Saponification is at the heart of soap-making.
What Is Saponification?
Saponification is "the process in which triglycerides are combined with a strong base to form fatty acid metal salts during the soap-making process. The distribution of unsaturated and saturated fatty acid determines the hardness, aroma, cleansing, lather, and moisturizing abilities of soaps."
In other words, saponification is the chemical reaction during the soap-making process in which the building blocks of fats and oils (triglycerides) react with lye to form soap.
The word literally means "turning into soap" from the root word, sapo, which is Latin for soap. The products of the saponification reaction are glycerin and soap. Chemically, soap is a fatty acid salt.
How Saponification Happens
Soap-making is a simple process, and it's likely you have many of the ingredients and tools already in your kitchen. However, it requires careful measurements, as you are using chemicals, some of which can be dangerous.
Saponification is an exothermic chemical reaction—which means that it gives off heat—that occurs when fats or oils (fatty acids) come into contact with lye, a base. In this reaction, the triglyceride units of fats react with sodium hydroxide or potassium hydroxide and are converted to soap and glycerol. For some types of soap, salt is then added to precipitate the solid soap.
The saponification generally takes about 24 to 48 hours to complete once the lye and oils have been mixed and the raw soap has been poured into the mold. This process can be sped up by adding more heat or slowed down by keeping the process cold.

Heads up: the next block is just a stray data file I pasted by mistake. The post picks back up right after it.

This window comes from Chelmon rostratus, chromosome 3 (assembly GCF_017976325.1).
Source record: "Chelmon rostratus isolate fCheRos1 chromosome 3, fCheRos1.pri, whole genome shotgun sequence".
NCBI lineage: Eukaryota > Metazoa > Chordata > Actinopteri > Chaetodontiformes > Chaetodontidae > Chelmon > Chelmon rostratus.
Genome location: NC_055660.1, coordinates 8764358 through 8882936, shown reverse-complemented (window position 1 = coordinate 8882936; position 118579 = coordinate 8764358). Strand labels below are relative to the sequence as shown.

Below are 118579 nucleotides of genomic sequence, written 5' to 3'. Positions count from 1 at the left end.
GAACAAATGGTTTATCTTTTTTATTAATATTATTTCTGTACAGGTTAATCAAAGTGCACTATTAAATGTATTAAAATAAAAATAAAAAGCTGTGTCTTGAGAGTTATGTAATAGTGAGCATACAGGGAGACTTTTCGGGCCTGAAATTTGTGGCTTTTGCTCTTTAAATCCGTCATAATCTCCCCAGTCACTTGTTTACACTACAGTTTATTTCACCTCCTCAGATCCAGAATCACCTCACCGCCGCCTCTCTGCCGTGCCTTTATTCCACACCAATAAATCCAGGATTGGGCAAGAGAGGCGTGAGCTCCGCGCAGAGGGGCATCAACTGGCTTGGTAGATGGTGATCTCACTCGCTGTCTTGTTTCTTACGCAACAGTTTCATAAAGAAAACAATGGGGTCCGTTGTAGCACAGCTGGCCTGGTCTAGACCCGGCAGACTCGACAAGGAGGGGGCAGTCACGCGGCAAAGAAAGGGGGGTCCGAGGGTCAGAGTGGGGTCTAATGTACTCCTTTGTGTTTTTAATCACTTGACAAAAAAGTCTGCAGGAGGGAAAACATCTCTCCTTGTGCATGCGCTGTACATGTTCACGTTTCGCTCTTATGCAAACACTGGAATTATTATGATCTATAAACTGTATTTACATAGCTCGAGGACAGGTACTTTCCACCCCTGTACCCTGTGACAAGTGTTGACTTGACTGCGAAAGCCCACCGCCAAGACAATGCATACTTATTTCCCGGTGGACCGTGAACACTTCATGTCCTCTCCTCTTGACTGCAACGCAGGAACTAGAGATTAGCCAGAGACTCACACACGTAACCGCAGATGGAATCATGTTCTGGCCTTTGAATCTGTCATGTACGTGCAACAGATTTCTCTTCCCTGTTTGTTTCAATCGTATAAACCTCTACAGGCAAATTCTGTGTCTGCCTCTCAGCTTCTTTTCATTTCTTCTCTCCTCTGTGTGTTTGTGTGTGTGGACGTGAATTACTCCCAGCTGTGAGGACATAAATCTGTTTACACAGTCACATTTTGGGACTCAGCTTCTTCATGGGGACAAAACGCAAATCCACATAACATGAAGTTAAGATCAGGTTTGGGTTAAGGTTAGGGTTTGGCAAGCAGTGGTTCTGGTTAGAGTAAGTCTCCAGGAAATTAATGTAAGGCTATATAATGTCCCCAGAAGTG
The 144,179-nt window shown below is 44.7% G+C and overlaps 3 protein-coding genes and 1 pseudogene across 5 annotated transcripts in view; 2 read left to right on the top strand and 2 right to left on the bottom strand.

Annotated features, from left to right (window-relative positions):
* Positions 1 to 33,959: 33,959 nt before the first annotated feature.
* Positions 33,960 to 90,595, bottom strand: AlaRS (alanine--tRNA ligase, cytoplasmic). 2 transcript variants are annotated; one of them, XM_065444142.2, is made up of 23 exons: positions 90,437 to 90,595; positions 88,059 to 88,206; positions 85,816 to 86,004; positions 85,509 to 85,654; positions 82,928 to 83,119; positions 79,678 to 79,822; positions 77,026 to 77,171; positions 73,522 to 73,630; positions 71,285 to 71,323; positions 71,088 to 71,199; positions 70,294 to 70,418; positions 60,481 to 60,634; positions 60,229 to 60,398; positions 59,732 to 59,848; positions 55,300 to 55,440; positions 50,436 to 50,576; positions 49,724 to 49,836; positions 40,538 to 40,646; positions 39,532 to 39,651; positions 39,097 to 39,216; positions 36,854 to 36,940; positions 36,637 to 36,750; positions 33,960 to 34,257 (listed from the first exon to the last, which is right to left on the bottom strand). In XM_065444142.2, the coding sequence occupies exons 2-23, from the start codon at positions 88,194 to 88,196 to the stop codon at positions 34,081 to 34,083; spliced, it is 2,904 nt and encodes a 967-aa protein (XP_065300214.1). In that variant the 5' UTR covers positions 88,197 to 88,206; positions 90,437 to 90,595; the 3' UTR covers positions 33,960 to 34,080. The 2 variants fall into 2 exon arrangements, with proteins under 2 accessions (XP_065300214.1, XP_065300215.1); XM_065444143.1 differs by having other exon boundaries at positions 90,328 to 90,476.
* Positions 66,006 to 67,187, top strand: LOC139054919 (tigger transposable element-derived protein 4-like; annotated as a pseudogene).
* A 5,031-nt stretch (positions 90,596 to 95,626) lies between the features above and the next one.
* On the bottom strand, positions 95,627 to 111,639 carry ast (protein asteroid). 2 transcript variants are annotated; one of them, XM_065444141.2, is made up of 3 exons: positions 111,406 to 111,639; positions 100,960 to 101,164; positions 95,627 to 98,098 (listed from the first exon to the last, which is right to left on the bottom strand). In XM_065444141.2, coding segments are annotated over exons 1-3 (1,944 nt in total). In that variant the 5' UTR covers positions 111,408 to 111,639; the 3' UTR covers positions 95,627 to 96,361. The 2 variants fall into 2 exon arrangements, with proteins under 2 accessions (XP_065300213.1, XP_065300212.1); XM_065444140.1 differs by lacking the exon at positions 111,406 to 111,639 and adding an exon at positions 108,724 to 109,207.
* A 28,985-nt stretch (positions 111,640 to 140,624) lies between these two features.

Oils and fats each have what is called a “saponification value,” which is the amount of lye needed to completely neutralize them into the soap with no lye left over. Each oil has a different value, which is why it’s important to always run soap recipes through a lye calculator. The calculator will help ensure that the ratios of water, oils, and lye are correct and will produce the results you are looking for.
Impact of Ingredients
There are many variables that will impact saponification and different soap ingredients have very distinct characteristics. Be sure to research the types of fatty acids you are using (for example, coconut oil, olive oil, etc.) and the results they may have on the final soap product. Depending on the ingredients used, soaps can vary greatly with different attributes such as lather, bar consistency, and cleansing ability.
Most of the ingredients for soap-making can be found in a grocery or hardware store. Be sure to buy pure high-quality lye that is made specifically for soap-making. In addition to the basic soap ingredients, there are many options that can be added to the soap to alter the fragrance, consistency, and color of the soap. Once the basic soap-making has proven successful, try experimenting with other soap variations.
Storing the Soap
Homemade soap should be left to air-dry for approximately four to six weeks. This is known as the curing time, and it will allow for any excess water to evaporate out of the soap. It's best for the soap to be in a cool, dry location, not touching anything else while it is drying. A shoebox in a dark closet is a perfect location.
If the homemade soaps contain any fragrances, store each fragranced soap in its own box so the scents do not mix. Once the soap is cured, be sure to label it with the ingredients used and the date the soap was made.
The Effects of Cold Saponification on the Unsaponified Fatty Acid Composition and Sensory Perception of Commercial Natural Herbal Soaps. Molecules. 2018 Sep; 23(9): 2356. doi:10.3390/molecules23092356